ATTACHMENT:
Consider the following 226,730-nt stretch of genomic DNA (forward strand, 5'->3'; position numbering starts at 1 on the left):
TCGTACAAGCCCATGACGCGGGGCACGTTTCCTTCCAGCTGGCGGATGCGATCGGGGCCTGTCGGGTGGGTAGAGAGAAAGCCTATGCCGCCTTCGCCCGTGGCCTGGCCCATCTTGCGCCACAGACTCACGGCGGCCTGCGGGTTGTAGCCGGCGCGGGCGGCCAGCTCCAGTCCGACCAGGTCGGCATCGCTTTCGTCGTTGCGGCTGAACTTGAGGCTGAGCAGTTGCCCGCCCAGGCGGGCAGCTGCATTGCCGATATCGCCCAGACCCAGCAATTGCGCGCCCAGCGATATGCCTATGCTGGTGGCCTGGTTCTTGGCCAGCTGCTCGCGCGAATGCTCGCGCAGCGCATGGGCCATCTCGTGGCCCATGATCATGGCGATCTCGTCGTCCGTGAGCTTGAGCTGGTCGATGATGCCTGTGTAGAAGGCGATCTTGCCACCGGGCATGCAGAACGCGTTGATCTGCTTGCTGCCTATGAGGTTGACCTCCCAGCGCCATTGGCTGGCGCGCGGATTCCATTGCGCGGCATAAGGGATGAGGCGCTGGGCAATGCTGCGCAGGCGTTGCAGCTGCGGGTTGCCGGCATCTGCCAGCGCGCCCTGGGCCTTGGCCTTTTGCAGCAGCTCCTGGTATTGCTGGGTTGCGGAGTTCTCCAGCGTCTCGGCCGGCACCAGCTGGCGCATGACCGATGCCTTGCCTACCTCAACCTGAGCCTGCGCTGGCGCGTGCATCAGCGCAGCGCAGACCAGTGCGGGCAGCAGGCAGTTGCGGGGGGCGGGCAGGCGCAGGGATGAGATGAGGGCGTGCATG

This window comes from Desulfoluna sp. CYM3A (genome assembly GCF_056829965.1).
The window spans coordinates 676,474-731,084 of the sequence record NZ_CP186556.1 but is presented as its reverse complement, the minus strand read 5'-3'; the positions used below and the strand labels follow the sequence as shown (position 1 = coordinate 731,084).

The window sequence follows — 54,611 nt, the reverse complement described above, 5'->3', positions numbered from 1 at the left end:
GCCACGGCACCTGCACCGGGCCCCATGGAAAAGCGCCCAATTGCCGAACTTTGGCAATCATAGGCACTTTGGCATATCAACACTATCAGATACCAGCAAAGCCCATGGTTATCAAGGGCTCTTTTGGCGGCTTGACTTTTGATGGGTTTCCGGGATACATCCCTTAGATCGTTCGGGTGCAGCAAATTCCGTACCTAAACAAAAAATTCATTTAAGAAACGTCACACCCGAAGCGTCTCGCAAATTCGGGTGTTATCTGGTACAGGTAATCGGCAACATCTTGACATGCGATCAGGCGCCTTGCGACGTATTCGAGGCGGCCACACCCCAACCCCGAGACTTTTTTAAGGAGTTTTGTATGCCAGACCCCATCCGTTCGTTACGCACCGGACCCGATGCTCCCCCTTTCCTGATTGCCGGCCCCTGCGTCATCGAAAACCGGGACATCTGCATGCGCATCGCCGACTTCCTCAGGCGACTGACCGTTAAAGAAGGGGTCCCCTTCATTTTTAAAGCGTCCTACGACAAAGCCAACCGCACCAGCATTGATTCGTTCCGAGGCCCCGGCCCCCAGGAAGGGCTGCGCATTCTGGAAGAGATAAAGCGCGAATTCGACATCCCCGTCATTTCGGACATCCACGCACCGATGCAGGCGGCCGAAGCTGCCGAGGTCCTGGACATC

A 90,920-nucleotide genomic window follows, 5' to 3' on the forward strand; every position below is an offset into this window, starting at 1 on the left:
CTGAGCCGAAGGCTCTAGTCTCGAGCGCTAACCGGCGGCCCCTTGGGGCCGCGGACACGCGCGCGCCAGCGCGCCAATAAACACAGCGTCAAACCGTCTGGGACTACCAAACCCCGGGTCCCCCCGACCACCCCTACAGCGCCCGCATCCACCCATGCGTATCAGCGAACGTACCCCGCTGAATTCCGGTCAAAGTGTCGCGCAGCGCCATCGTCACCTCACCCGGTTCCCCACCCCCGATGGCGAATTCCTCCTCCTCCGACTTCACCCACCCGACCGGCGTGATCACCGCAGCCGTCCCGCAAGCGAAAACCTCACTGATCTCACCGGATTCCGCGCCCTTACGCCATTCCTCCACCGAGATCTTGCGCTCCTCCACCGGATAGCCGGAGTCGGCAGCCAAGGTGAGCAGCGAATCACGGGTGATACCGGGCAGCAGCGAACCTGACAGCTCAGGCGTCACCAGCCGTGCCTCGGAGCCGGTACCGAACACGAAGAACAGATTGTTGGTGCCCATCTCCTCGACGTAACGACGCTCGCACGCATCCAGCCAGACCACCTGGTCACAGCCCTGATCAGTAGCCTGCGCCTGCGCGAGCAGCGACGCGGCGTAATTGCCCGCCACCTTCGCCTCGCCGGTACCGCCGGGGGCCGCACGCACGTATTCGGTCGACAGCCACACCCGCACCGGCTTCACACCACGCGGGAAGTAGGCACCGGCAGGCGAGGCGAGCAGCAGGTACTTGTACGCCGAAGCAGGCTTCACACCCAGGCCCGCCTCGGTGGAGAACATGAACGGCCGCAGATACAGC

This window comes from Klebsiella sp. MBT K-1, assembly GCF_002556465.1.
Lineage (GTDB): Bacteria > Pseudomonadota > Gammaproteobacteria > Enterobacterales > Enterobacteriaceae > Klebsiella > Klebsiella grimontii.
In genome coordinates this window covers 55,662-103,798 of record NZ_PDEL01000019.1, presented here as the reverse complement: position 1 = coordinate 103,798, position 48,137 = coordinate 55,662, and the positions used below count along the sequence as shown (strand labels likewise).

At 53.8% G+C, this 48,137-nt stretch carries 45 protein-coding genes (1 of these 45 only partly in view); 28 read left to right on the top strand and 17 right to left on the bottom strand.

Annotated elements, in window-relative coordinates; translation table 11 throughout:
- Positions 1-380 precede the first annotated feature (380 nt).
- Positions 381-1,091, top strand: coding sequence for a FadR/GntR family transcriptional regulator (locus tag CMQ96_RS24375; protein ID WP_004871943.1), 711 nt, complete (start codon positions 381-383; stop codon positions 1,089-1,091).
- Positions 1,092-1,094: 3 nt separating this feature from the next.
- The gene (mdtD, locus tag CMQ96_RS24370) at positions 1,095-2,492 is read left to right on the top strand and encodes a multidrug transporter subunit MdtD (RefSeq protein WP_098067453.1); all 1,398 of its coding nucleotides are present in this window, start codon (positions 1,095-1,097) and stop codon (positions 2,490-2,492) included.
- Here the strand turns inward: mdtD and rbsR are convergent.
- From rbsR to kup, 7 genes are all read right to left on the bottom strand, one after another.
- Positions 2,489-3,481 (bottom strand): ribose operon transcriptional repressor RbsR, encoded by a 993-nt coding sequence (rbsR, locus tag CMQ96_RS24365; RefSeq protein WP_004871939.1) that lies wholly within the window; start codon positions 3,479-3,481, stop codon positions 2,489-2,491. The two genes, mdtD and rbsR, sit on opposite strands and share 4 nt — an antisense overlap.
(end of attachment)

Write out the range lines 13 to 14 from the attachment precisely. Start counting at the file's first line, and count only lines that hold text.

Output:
Annotated elements, in window-relative coordinates; translation table 11 throughout:
- Positions 1-380 precede the first annotated feature (380 nt).